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CATRIONA [NOOK Book]

CATRIONA

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Overview

CHAPTER I--A BEGGAR ON HORSEBACK







The 25th day of August, 1751, about two in the afternoon, I, David

Balfour, came forth of the British Linen Company, a porter

attending me with a bag of money, and some of the chief of these

merchants bowing me from their doors. Two days before, and even so

late as yestermorning, I was like a beggar-man by the wayside, clad

in rags, brought down to my last shillings, my companion a

condemned traitor, a price set on my own head for a crime with the

news of which the country rang. To-day I was served heir to my

position in life, a landed laird, a bank porter by me carrying my

gold, recommendations in my pocket, and (in the words of the

saying) the ball directly at my foot.



There were two circumstances that served me as ballast to so much

sail. The first was the very difficult and deadly business I had

still to handle; the second, the place that I was in. The tall,

black city, and the numbers and movement and noise of so many folk,

made a new world for me, after the moorland braes, the sea-sands

and the still country-sides that I had frequented up to then. The

throng of the citizens in particular abashed me. Rankeillor's son

was short and small in the girth; his clothes scarce held on me;

and it was plain I was ill qualified to strut in the front of a

bank-porter. It was plain, if I did so, I should but set folk

laughing, and (what was worse in my case) set them asking

questions. So that I behooved to come by some clothes of my own,

and in the meanwhile to walk by the porter's side, and put my hand

on his arm as though we were a pair of friends.
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Product Details

  • BN ID: 2940013106123
  • Publisher: SAP
  • Publication date: 7/26/2011
  • Sold by: Barnes & Noble
  • Format: eBook
  • File size: 270 KB

Customer Reviews

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Sort by: Showing all of 6 Customer Reviews
  • Anonymous

    Posted December 28, 2007

    Feminist Interpretation Off the Mark

    Robert Louis Stevenson's novel 'Catriona' continues the run of bad luck that befell the young narrator, David Balfour, in 'Kidnapped.' I am glad the book has won new life in the Barnes and Noble Library of Essential Reading, but I do take issue with the feminist interpretation given in the introduction by Caroline McCracken-Flesher, professor of English at the University of Wyoming. While it is easy enough to understand how turn-of-the-century post-modernists view women characters primarily from a pro-feminist, anti-Victorian mindset, Catriona just will not fit into that construct. Catriona is far more like a manipulative Zelda Fitzgerald than a reasoned Eleanor Roosevelt. She snivels behind a closed door to make herself appear a misunderstood lady of good breeding, exhibits unwarranted jealousy toward Barbara Grant, and switches from love to hatred of David from chapter to chapter and even page to page. She deliberately jumps from a ship which is taking her to a place of safety into a small boat taking her to a place where she does not know the language and has no money. This shows her not to be a risk-taking woman, but a she-cat at the mercy of her busy emotions. She has all the earmarks of a Borderline Disorder Personality. A strong feminist character would be more sublime. It would be better to read 'Catriona' as the continuation of the journey of a naive narrator who is not a good judge of those whom he must trust whether it be family, clan, king, friend, or the entire judicial system of Scotland. 'Catriona' simply continues his education in the ways of the world by extending to beauty what Stevenson had already proven to be true of the clans and factions of the eighteenth-century Scottish male. Davie simply cannot trust his naive view of life, loyalty, and love. McCracken-Flesher comments specifically on a passage near the end of the book where Davie invites Catriona to accompany him to visit her just-as-treacherous father, to which she coyly agrees, 'If it be your pleasure.' To this, Davie, in an aside to the reader, remarks, 'These were early days.' McCracken-Flesher believes this passage proves that 'narrating from a distance of years, [David] has grown into a fuller understanding of gender relationships and married roles.' Possibly. But I think it just as likely to indicate that it will take the naive Davie many years to understand what the sympathetic reader was aware of by the end of Part I: alas, Catriona's words do not match her agenda. That Davie falls for her shows not that women can be just as strong as men, but that they can be just as treacherous.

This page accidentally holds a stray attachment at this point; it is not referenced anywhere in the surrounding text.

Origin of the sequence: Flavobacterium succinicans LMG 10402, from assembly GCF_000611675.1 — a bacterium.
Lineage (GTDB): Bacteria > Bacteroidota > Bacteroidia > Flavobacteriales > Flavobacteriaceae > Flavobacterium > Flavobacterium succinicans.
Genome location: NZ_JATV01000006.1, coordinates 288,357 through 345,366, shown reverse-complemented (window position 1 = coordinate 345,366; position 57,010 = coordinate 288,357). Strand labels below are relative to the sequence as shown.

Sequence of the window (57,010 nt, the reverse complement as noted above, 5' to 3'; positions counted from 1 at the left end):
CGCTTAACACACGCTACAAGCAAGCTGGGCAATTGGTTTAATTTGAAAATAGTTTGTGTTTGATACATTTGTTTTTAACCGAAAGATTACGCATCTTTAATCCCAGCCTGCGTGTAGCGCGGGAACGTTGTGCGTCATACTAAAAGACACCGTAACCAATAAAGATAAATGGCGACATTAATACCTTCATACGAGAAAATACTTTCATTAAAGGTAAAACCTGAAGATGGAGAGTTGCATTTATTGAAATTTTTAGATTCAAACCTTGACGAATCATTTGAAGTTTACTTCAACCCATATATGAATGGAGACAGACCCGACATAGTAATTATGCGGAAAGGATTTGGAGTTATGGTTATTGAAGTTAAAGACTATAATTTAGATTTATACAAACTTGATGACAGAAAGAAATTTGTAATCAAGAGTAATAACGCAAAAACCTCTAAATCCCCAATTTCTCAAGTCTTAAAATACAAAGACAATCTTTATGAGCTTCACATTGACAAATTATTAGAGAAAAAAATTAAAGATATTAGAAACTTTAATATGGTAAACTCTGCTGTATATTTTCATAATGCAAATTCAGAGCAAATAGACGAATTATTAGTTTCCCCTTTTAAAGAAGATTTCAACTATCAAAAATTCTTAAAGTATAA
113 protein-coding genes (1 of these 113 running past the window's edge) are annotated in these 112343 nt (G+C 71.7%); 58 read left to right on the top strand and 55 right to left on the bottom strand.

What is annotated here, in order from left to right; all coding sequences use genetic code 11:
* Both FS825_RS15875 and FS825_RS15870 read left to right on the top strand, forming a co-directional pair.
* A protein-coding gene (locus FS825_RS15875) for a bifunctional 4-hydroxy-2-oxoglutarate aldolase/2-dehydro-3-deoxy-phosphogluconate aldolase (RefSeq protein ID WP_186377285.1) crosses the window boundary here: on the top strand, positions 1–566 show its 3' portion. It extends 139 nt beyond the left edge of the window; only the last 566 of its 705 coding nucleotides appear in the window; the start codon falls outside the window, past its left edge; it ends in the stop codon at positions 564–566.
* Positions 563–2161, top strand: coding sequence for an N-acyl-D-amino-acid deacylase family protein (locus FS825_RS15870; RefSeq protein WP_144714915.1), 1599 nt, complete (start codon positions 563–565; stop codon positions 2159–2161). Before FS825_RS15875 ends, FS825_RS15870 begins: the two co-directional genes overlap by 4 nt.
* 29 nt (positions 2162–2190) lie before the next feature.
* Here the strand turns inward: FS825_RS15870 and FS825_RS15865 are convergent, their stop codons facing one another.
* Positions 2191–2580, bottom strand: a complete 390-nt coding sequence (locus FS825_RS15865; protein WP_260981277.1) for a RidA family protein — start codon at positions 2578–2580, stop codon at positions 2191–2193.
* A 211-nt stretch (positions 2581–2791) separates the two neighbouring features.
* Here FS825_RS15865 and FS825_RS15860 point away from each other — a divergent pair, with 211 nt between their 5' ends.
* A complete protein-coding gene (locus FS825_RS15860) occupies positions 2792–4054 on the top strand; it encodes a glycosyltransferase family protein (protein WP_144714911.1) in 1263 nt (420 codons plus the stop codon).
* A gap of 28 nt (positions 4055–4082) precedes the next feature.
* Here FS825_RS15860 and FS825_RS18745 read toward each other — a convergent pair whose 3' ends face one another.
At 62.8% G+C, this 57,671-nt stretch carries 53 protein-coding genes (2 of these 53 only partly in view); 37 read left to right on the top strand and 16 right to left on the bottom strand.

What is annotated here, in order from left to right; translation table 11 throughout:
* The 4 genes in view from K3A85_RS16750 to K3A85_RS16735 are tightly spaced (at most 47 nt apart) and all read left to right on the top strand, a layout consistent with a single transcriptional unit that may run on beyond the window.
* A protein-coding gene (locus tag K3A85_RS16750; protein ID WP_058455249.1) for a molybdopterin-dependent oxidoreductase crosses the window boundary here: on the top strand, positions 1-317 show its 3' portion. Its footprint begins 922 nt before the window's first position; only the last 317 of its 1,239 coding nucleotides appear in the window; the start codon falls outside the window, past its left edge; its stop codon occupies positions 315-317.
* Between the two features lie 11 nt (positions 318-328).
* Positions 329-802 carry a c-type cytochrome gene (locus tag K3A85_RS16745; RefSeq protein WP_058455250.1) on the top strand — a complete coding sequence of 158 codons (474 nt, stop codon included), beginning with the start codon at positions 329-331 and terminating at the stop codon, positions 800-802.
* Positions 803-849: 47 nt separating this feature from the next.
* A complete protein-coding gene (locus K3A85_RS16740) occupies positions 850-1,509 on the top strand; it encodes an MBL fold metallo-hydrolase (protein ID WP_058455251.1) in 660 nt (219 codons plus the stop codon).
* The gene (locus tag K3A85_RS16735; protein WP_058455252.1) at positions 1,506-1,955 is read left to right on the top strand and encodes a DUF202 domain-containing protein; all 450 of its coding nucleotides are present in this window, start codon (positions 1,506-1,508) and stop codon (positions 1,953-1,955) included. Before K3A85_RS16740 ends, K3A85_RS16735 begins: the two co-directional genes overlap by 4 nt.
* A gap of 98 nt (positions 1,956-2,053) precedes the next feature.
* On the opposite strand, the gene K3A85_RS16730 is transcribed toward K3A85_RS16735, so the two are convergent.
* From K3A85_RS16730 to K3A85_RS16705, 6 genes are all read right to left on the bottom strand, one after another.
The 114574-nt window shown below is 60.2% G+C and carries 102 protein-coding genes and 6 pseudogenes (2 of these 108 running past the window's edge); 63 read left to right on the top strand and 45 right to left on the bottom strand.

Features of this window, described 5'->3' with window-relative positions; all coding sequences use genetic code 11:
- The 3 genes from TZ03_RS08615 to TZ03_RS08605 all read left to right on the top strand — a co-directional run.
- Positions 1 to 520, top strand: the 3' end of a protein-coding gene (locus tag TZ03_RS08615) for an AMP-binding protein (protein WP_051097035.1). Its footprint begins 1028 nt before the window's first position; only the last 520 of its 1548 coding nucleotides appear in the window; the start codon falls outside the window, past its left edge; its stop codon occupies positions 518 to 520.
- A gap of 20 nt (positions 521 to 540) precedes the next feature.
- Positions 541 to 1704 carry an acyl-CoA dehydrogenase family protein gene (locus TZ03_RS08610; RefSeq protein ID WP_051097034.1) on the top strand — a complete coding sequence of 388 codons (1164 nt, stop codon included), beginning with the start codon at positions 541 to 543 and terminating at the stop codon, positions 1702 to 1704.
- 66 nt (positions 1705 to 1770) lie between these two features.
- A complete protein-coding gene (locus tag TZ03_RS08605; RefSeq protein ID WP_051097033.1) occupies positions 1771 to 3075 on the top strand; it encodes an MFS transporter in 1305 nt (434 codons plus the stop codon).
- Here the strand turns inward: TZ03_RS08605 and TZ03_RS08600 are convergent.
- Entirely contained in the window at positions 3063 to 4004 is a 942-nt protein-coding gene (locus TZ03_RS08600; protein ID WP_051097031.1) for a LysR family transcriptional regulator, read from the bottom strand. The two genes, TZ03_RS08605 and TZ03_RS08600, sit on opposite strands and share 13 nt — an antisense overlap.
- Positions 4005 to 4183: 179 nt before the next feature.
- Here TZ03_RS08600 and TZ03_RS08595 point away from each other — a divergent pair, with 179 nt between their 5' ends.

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  • Anonymous

    Posted June 29, 2003

    fantastic sequel

    True Stevenson fans will relish this continuation of the story began in Kidnapped. I loved the innocent interplay of the passion developing between David and Catronia. Alan Breck has a few interesting pages as well. Drenched in old Scot vernacular, you will not be disappointed.

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  • Anonymous

    Posted May 18, 2011

    No text was provided for this review.

  • Anonymous

    Posted December 5, 2009

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  • Anonymous

    Posted December 7, 2011

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  • Anonymous

    Posted August 17, 2010

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